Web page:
FORTRAN: The Early
BY AUGUST 1952, IBM's SLEEK NEW COMPUTER, the Defense Calculator, was ready for a road test. A half-dozen customers had placed orders - the Los Alamos nuclear weapons laboratory, Douglas Aircraft, Lockheed Aircraft, and a few others - and they were summoned to IBM's Poughkeepsie plant to get an early glimpse of what the machine could do. Computing was in its infancy, just a step or so beyond a laboratory experiment. Interest in the electronic behemoths came mainly from the Pentagon and its private-sector relation, the emerging aerospace industry. Their interest was primarily in using the giant machines to automate the tedious process of producing scientific calculations by hand - row upon row of office workers cranking away on desktop calculators. Only gradually would it be recognized that computers were capable of being far more than big adding machines - that, when properly programmed, computers could be used as tools for exploring new frontiers of knowledge.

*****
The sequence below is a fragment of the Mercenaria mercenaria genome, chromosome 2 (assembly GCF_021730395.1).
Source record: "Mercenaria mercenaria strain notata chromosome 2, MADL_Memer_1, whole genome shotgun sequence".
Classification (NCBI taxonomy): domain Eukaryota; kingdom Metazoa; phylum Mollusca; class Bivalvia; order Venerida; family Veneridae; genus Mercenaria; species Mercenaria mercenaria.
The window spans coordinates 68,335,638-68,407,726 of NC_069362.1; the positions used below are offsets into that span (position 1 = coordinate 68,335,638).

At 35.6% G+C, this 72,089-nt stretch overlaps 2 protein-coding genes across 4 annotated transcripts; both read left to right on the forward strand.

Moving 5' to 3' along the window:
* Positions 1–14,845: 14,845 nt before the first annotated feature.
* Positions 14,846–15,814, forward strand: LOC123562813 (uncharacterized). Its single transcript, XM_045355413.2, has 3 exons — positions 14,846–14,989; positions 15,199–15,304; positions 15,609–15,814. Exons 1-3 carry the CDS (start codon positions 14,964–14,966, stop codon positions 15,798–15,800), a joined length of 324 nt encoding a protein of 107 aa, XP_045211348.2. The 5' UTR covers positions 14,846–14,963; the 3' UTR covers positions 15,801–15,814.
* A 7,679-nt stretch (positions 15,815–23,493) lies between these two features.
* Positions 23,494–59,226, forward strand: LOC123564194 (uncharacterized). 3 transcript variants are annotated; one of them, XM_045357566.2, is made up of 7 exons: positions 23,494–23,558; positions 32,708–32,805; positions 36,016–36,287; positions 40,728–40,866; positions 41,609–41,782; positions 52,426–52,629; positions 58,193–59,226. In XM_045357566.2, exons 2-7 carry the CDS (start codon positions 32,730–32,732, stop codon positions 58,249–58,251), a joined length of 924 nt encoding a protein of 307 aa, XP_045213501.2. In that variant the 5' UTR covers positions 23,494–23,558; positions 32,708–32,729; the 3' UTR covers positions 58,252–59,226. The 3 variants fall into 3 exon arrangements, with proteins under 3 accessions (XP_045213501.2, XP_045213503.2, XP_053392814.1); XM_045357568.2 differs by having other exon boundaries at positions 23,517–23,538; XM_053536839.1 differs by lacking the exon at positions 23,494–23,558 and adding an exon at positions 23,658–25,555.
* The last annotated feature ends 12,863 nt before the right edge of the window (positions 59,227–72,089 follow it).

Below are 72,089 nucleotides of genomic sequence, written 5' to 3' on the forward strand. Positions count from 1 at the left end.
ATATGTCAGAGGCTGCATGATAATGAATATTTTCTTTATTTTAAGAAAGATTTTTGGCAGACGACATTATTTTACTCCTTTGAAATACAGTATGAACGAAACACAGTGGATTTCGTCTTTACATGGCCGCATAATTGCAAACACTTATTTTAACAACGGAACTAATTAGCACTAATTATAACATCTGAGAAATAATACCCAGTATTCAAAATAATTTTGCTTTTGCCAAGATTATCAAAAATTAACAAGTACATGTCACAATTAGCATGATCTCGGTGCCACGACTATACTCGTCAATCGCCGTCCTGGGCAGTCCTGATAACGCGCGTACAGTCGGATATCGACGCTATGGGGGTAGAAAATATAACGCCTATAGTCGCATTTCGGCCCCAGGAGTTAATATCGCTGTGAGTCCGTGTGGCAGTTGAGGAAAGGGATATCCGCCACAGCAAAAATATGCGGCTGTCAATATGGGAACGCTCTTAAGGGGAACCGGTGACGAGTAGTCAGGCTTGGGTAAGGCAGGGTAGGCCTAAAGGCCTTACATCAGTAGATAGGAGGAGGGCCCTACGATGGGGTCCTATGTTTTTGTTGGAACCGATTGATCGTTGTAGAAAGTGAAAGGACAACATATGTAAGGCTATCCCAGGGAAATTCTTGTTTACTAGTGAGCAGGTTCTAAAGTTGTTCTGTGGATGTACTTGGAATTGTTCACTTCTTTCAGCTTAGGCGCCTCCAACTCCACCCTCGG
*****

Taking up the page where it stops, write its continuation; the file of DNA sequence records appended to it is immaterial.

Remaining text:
The impetus for the Defense Calculator came from the Korean War. The Korean conflict, begun in 1950, lent urgency to the push for new planes and weapons that would operate at higher speeds, higher temperatures, and with greater precision. Designing and producing them meant another surge in demand for engineering calculations, only five years after the end of World War II. The Pentagon and its corporate suppliers were sophisticated customers with deep pockets, but they were few. And it was not yet clear that there would be